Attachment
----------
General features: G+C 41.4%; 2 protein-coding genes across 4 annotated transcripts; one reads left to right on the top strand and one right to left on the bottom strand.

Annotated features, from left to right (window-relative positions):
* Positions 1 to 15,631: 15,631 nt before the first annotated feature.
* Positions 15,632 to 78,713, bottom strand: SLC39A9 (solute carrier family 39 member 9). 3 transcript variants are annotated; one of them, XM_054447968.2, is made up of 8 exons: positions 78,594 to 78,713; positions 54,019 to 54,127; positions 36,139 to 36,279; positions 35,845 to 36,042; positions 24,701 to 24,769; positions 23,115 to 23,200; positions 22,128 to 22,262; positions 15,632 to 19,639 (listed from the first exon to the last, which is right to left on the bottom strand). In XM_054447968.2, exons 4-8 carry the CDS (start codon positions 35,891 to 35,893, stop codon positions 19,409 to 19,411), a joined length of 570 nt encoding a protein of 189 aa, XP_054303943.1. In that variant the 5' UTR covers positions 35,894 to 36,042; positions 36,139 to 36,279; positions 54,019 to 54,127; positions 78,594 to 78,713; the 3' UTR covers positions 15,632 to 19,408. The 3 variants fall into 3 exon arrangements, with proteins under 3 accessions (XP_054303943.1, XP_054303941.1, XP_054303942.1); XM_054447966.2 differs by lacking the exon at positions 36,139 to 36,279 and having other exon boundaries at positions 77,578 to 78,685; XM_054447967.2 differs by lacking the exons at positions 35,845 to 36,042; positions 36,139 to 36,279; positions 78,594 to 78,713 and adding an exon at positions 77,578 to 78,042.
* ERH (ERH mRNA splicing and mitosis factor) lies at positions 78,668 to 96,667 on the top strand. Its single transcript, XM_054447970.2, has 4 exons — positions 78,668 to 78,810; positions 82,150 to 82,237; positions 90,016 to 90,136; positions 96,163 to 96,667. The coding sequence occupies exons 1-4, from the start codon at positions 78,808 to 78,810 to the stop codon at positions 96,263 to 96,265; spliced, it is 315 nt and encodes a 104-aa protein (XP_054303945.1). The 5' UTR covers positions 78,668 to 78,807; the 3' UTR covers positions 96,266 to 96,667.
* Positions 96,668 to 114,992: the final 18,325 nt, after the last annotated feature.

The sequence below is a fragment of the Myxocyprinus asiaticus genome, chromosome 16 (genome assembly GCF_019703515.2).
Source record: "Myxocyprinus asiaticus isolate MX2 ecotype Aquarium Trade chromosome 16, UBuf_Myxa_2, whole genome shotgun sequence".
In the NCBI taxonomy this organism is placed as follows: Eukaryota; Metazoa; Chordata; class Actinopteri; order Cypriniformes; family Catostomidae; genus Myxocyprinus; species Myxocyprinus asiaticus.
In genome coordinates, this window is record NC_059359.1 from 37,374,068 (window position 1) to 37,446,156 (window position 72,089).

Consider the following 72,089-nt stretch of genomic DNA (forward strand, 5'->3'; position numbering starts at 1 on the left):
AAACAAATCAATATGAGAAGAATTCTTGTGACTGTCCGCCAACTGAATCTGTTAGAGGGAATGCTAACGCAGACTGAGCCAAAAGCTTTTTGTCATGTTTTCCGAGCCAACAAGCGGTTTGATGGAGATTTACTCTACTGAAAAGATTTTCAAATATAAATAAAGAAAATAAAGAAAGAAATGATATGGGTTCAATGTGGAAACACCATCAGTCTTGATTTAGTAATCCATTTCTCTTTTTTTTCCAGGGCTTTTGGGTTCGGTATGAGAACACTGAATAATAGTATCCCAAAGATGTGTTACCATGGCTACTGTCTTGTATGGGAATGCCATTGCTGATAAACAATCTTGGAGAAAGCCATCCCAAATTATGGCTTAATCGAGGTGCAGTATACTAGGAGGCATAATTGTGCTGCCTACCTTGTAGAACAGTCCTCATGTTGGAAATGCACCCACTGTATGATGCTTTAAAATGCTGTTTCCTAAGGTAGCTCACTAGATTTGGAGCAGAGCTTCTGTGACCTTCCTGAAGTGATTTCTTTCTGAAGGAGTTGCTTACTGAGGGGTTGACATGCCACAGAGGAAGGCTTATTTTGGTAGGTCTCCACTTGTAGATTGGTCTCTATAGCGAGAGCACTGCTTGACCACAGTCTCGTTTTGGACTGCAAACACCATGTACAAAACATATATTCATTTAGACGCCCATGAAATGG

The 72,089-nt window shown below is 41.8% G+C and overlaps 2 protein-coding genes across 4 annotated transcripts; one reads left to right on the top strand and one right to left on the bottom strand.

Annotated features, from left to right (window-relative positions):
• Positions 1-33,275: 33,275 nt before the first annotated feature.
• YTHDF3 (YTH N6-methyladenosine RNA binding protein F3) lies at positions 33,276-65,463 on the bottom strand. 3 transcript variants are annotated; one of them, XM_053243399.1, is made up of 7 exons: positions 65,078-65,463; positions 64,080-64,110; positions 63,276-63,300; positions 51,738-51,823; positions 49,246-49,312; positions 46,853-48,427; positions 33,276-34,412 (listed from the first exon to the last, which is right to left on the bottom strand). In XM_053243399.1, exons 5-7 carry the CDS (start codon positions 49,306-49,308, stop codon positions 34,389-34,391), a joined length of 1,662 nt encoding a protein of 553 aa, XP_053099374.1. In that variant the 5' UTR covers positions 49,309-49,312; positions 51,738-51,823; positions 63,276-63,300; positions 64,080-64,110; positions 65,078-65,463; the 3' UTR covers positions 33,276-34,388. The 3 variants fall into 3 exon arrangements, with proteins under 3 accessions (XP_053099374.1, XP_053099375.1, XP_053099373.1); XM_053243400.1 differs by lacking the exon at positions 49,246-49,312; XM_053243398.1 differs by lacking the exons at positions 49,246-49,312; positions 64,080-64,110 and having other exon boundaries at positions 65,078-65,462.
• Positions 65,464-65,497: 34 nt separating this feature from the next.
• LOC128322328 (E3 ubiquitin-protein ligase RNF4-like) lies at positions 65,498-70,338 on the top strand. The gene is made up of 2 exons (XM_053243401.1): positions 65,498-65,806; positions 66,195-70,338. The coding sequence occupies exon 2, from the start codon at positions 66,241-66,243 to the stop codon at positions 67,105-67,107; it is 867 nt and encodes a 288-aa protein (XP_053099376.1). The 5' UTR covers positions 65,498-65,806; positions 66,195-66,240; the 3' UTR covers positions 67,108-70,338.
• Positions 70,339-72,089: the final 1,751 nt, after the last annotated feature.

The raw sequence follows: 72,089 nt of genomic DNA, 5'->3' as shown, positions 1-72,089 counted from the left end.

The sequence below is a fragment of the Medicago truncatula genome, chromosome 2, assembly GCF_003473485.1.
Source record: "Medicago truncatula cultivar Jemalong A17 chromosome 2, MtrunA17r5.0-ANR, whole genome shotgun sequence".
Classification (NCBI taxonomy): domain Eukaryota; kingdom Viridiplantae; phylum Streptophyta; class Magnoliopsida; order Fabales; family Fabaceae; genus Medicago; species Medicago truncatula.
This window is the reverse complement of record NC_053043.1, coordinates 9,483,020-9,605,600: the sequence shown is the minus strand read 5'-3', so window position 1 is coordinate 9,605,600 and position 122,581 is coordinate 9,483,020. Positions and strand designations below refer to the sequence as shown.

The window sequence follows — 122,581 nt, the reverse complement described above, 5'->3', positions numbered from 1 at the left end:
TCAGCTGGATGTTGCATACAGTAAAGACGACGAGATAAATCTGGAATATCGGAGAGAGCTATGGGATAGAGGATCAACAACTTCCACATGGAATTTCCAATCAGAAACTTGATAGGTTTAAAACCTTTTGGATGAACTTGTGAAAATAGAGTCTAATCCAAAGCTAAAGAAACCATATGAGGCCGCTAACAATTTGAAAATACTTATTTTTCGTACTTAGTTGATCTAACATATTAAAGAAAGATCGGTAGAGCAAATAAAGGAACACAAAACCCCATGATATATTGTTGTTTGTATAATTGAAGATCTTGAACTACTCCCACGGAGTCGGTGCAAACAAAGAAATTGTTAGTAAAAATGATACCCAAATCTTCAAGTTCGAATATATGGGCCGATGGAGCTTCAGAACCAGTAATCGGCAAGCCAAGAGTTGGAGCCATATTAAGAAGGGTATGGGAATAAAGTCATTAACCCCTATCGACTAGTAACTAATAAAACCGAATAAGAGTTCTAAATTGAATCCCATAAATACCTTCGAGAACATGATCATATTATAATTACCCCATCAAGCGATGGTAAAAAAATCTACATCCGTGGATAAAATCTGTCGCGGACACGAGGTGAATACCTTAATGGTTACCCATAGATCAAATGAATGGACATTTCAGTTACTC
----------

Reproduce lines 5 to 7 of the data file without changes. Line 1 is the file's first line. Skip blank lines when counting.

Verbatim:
* ERH (ERH mRNA splicing and mitosis factor) lies at positions 78,668 to 96,667 on the top strand. Its single transcript, XM_054447970.2, has 4 exons — positions 78,668 to 78,810; positions 82,150 to 82,237; positions 90,016 to 90,136; positions 96,163 to 96,667. The coding sequence occupies exons 1-4, from the start codon at positions 78,808 to 78,810 to the stop codon at positions 96,263 to 96,265; spliced, it is 315 nt and encodes a 104-aa protein (XP_054303945.1). The 5' UTR covers positions 78,668 to 78,807; the 3' UTR covers positions 96,266 to 96,667.
* Positions 96,668 to 114,992: the final 18,325 nt, after the last annotated feature.

The sequence below is a fragment of the Myxocyprinus asiaticus genome, chromosome 16 (genome assembly GCF_019703515.2).